I struggled with how to make a grain bowl when I first discovered the concept – grain bowls are great ways to “clean out the fridge”, but sometimes going down that path leads you to making something that just doesn’t come together. Instead, my approach on how to make a grain bowl starts with choosing a theme. Maybe it’s a broad region or a cuisine, like Indian or Italian – or maybe it’s as simple as a warm, comforting dish for a rainy evening or a cold, refreshing one for a summer afternoon. Some might say that this approach boxes you in but I’ll take the other side of that argument. I think it gives you an opportunity to try something new within a realm of food you know and are comfortable with. More importantly, I can assure you that you won’t be ordering a pizza instead of eating whatever you make! The goal is to pull together a weekday meal that’s balanced and healthy. Since you’re customizing everything, it’s easy to make it gluten-free or vegan.
A good grain bowl or “Buddha Bowl” as some call it has a few necessary elements:
Choose a mix to experiment with different textures or stick with one. Some of my go-to’s are brown rice, red rice, quinoa, farro and mixed millets. Add some flavor depending on theme what you’re going for. Turmeric rice works with pretty much any meal. For an Asian or Indian meal, some fresh ginger or cumin works great. For a Mexican bowl, cilantro lime rice is a classic base.
Dressing & Sauces
The opportunities are endless here! This is where you can really add flavor without overwhelming the dish. A simple, creamy greek yogurt dressing with a little lemon and salt goes with everything. Olive oil dressings make good accompaniments to your leafy greens. They are easy to make – add a tinge of mustard, half a clove’s worth of minced garlic, plenty of lemon juice and a few tablespoons of olive oil and mix it all up. If you have balsamic vinegar in your pantry or things like pesto or hummus in your fridge, use them!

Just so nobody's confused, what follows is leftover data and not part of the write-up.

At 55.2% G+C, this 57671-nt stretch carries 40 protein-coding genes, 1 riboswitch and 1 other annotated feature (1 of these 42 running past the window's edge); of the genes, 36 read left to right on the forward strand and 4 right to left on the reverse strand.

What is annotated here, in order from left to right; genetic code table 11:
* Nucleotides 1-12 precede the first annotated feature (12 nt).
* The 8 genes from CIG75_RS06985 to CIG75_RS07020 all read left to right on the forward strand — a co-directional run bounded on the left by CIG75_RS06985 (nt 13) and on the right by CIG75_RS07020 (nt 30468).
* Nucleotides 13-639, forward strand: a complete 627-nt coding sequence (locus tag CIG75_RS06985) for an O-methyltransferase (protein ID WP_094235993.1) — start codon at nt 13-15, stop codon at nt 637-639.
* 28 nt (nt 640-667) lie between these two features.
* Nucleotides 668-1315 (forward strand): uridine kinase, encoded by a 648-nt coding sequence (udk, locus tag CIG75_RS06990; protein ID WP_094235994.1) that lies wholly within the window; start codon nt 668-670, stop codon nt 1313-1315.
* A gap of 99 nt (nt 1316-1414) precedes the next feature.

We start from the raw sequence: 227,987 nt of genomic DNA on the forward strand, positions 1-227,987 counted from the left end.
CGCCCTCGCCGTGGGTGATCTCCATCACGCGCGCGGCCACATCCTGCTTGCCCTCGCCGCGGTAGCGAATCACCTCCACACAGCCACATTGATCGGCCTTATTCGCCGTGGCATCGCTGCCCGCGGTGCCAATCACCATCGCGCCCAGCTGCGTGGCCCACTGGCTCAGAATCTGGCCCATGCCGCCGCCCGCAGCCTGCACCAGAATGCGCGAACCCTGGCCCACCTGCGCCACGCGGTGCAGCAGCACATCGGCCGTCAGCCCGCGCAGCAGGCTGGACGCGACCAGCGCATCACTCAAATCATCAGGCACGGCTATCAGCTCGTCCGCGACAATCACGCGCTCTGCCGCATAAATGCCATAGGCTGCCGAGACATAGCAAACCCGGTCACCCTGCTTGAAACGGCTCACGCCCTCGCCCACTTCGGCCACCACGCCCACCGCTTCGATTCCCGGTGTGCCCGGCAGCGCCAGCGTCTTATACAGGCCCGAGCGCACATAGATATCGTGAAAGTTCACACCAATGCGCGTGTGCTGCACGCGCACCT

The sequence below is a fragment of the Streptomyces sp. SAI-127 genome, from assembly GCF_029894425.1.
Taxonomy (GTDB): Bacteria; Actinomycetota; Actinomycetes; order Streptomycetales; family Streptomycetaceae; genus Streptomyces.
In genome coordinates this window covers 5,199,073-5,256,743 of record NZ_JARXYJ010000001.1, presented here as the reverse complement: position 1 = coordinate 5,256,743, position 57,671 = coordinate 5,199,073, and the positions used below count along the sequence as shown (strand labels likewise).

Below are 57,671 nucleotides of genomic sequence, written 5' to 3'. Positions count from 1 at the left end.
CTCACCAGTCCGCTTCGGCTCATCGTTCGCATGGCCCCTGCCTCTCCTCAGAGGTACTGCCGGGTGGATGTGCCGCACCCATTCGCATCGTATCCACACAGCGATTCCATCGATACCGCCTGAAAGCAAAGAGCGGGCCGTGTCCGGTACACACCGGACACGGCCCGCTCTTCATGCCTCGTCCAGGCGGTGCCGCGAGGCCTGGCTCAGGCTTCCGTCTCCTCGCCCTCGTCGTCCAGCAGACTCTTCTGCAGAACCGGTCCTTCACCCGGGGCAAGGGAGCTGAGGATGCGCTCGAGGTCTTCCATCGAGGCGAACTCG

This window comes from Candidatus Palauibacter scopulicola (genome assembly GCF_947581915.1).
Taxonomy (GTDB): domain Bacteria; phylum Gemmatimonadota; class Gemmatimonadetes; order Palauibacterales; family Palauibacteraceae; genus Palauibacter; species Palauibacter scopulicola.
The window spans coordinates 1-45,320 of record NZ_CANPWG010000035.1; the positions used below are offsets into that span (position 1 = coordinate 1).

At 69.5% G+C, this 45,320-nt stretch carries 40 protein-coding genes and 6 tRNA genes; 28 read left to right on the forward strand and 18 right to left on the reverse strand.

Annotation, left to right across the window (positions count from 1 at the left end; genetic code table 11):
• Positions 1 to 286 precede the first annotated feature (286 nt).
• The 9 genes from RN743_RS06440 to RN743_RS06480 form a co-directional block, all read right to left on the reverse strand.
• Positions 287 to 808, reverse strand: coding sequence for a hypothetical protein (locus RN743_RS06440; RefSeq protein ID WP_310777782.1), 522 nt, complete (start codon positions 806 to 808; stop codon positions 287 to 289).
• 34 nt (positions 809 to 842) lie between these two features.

Leafy Greens, Veggies & Protein
To make it a balanced meal! Kale, arugula (rocket leaves) and spinach are my favorite greens that adjust well to most flavors. To me, romaine and lettuce tend to be a little boring so I steer clear from them. You can choose to add your veggies in the form of simply sautéed or roasted veggies. Alternatively, add some protein-rich legumes like chickpeas, kidney beans or even a veggie patty or falafel if you have leftovers lying around. Tofu is one of my favorite vegan proteins – it acts as a blank canvas for the spices and flavors you choose. For some tofu tips, check out my tofu tacos recipe and my guide to making tofu taste good. This is make a grain bowl more than just a cold, simple salad.
Try not to skip out on fresh herbs. If you get in the habit of using them, you’ll see that they give character and round out your meal. The simplest herbs like cilantro, mint and basil can elevate your grain bowl from a mish-mash of leftover things from your fridge to an innovative, satisfying meal. For a Mexican-inspired meal, I always go with cilantro and green onion. Italian herbs like basil, oregano and sage are great to add to your sautéed or roasted veggies. A sprinkling of fresh mint works for Mediterranean, Middle Eastern and even Indian grain bowls. For Thai grain bowls, I like to add lemongrass and chili. If you feel like you never use the entire packet of herbs, try making a paste with a little olive oil, salt (almost like a pesto) that’s easy to freeze in small boxes or ice cube trays in single-use sizes.